Same as yesterday
in my company were Sister
Clara & husband.
again writes me to help him
I shall give the letter to Budiener
I can't quite figure out what the second section of this entry says. I.M.W. (if I'm reading that right) might be a reference to Papa's brother, Isaac, over in Europe (Papa has started to write something that looks like "Isaac" and crossed it out, though it's mostly illegible). I'm also having trouble with the last word of the entry (Budinier? Badinez?) so I don't know to whom or what Papa plans to give "I.M.W's" letter.
My other theory is that this is a reference to the tubercular acquaintance "I. Marlanoff" from Papa's January 2nd entry, and "Budiener" is a doctor or representative of a landsmanshaft, or mutual aid society. Supported by dues, such groups served as ready-made social networks for new arrivals, formed religious congregations, and provided medical care, loans and burial services to landsman (people from the same place).
Papa's charitable fraternal order, B'nai Zion, probably qualifies as such an organization. Many of his old friends are buried in Sons of Zion cemetery plots and I know they ran a credit union and resold life insurance. But while many of the old landsmanshaftn were geared toward people from the same town, I don't think B'nai Zion was. Such narrow regional focus might even have been on the wane by the 20's as Jews stitched themselves into a broader community and as formal support became more available from government agencies and organizations like labor unions. This would be consistent with the overall evolution of fraternal organizations, which, as noted earlier, grew less chauvinistic as the path to Americanization grew clearer.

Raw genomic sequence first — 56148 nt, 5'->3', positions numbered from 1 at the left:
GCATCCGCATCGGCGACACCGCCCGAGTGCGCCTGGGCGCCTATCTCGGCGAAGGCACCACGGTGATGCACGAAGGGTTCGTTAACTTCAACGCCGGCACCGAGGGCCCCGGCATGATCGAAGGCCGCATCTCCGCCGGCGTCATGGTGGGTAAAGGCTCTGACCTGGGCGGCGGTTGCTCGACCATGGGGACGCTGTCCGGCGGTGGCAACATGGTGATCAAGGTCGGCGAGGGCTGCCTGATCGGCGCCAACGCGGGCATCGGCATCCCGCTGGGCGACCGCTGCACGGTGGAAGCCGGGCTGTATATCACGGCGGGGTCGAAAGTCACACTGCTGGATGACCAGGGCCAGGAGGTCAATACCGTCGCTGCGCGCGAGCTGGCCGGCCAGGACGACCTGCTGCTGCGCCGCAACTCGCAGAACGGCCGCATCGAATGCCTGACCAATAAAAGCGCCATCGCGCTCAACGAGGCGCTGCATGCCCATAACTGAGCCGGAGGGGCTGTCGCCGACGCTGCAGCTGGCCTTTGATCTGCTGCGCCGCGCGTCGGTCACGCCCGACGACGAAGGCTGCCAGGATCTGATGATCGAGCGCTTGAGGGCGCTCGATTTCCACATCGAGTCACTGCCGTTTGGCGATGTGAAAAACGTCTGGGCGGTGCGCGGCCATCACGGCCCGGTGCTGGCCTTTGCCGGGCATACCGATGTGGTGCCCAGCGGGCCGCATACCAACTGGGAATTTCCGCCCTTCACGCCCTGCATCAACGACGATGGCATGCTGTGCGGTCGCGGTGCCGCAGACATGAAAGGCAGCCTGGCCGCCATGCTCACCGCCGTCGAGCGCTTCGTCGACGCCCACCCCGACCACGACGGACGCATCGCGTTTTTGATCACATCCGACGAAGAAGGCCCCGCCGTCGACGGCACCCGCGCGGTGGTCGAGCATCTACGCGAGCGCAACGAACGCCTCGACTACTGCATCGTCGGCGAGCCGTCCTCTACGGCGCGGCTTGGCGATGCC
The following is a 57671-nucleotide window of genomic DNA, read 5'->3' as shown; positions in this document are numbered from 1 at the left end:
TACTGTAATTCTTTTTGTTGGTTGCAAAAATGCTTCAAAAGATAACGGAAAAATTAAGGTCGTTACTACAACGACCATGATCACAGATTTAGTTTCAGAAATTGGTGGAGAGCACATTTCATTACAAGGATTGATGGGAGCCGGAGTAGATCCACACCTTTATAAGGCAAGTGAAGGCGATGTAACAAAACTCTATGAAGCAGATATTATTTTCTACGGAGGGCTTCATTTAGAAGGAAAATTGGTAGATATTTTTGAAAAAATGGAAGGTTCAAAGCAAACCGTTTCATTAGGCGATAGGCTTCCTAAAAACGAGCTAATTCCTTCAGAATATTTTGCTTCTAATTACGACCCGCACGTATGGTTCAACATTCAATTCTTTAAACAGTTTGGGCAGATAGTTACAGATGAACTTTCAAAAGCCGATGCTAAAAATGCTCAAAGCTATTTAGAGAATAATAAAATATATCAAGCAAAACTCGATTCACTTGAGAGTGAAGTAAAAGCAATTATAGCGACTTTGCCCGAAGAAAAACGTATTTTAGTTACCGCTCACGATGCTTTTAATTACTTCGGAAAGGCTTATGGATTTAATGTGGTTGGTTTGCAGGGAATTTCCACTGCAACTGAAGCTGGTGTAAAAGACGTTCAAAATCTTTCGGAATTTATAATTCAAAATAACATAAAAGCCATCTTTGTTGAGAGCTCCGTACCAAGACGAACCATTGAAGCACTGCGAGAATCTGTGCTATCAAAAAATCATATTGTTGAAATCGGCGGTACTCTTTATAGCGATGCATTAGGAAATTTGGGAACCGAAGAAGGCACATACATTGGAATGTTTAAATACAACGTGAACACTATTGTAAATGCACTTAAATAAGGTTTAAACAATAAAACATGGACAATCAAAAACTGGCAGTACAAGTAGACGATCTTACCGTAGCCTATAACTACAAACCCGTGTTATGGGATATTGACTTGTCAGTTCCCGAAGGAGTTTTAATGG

By the way, I learned a lot about the landsmanshaftn during a visit to the Lower East Side Tenement Museum yesterday (they have a link to some good information here) and I also got a much clearer idea of what Papa's living situation must have been like in early 1924. I'll add more about that later.